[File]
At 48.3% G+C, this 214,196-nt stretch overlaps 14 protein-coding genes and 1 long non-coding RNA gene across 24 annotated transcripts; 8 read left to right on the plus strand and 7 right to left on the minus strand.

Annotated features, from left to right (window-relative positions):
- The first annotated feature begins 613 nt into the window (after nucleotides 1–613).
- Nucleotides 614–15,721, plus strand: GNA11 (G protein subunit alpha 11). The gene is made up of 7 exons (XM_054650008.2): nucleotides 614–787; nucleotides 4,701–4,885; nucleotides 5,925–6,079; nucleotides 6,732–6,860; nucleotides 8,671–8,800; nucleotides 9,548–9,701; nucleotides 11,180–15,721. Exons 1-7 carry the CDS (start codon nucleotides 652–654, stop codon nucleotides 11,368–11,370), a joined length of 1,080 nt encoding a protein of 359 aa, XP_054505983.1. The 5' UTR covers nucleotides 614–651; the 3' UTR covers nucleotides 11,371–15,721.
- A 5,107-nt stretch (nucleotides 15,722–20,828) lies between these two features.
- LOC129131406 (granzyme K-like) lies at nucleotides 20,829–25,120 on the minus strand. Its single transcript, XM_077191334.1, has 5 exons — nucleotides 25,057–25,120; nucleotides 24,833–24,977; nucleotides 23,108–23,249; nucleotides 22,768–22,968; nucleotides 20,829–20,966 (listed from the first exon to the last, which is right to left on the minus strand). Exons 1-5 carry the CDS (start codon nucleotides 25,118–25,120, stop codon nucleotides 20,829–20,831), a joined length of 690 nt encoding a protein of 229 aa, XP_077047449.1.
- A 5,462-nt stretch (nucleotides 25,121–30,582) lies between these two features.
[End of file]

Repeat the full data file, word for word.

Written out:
At 48.3% G+C, this 214,196-nt stretch overlaps 14 protein-coding genes and 1 long non-coding RNA gene across 24 annotated transcripts; 8 read left to right on the plus strand and 7 right to left on the minus strand.

Annotated features, from left to right (window-relative positions):
- The first annotated feature begins 613 nt into the window (after nucleotides 1–613).
- Nucleotides 614–15,721, plus strand: GNA11 (G protein subunit alpha 11). The gene is made up of 7 exons (XM_054650008.2): nucleotides 614–787; nucleotides 4,701–4,885; nucleotides 5,925–6,079; nucleotides 6,732–6,860; nucleotides 8,671–8,800; nucleotides 9,548–9,701; nucleotides 11,180–15,721. Exons 1-7 carry the CDS (start codon nucleotides 652–654, stop codon nucleotides 11,368–11,370), a joined length of 1,080 nt encoding a protein of 359 aa, XP_054505983.1. The 5' UTR covers nucleotides 614–651; the 3' UTR covers nucleotides 11,371–15,721.
- A 5,107-nt stretch (nucleotides 15,722–20,828) lies between these two features.
- LOC129131406 (granzyme K-like) lies at nucleotides 20,829–25,120 on the minus strand. Its single transcript, XM_077191334.1, has 5 exons — nucleotides 25,057–25,120; nucleotides 24,833–24,977; nucleotides 23,108–23,249; nucleotides 22,768–22,968; nucleotides 20,829–20,966 (listed from the first exon to the last, which is right to left on the minus strand). Exons 1-5 carry the CDS (start codon nucleotides 25,118–25,120, stop codon nucleotides 20,829–20,831), a joined length of 690 nt encoding a protein of 229 aa, XP_077047449.1.
- A 5,462-nt stretch (nucleotides 25,121–30,582) lies between these two features.